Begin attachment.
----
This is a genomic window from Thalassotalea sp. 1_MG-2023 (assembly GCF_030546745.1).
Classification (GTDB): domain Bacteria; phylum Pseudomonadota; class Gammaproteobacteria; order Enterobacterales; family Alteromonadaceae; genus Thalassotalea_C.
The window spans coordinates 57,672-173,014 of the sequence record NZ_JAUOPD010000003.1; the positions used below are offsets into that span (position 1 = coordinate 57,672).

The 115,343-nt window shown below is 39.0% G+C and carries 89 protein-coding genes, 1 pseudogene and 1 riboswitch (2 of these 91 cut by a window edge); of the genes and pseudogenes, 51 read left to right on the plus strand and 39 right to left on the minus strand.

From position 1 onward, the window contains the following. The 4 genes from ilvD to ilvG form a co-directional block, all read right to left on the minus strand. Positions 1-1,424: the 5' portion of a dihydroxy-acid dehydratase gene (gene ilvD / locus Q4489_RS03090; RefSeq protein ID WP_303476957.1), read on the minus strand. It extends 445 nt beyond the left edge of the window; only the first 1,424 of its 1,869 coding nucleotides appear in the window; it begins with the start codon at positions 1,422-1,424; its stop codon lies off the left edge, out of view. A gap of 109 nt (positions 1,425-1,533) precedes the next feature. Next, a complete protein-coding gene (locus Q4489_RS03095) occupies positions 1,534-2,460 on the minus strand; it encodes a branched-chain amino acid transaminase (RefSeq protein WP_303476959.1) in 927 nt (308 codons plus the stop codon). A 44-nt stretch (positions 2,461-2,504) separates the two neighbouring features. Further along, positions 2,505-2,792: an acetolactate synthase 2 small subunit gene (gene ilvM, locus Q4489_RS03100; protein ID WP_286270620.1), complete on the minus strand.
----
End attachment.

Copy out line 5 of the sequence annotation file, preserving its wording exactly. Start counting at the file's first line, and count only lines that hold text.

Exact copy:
From position 1 onward, the window contains the following. The 4 genes from ilvD to ilvG form a co-directional block, all read right to left on the minus strand. Positions 1-1,424: the 5' portion of a dihydroxy-acid dehydratase gene (gene ilvD / locus Q4489_RS03090; RefSeq protein ID WP_303476957.1), read on the minus strand. It extends 445 nt beyond the left edge of the window; only the first 1,424 of its 1,869 coding nucleotides appear in the window; it begins with the start codon at positions 1,422-1,424; its stop codon lies off the left edge, out of view. A gap of 109 nt (positions 1,425-1,533) precedes the next feature. Next, a complete protein-coding gene (locus Q4489_RS03095) occupies positions 1,534-2,460 on the minus strand; it encodes a branched-chain amino acid transaminase (RefSeq protein WP_303476959.1) in 927 nt (308 codons plus the stop codon). A 44-nt stretch (positions 2,461-2,504) separates the two neighbouring features. Further along, positions 2,505-2,792: an acetolactate synthase 2 small subunit gene (gene ilvM, locus Q4489_RS03100; protein ID WP_286270620.1), complete on the minus strand.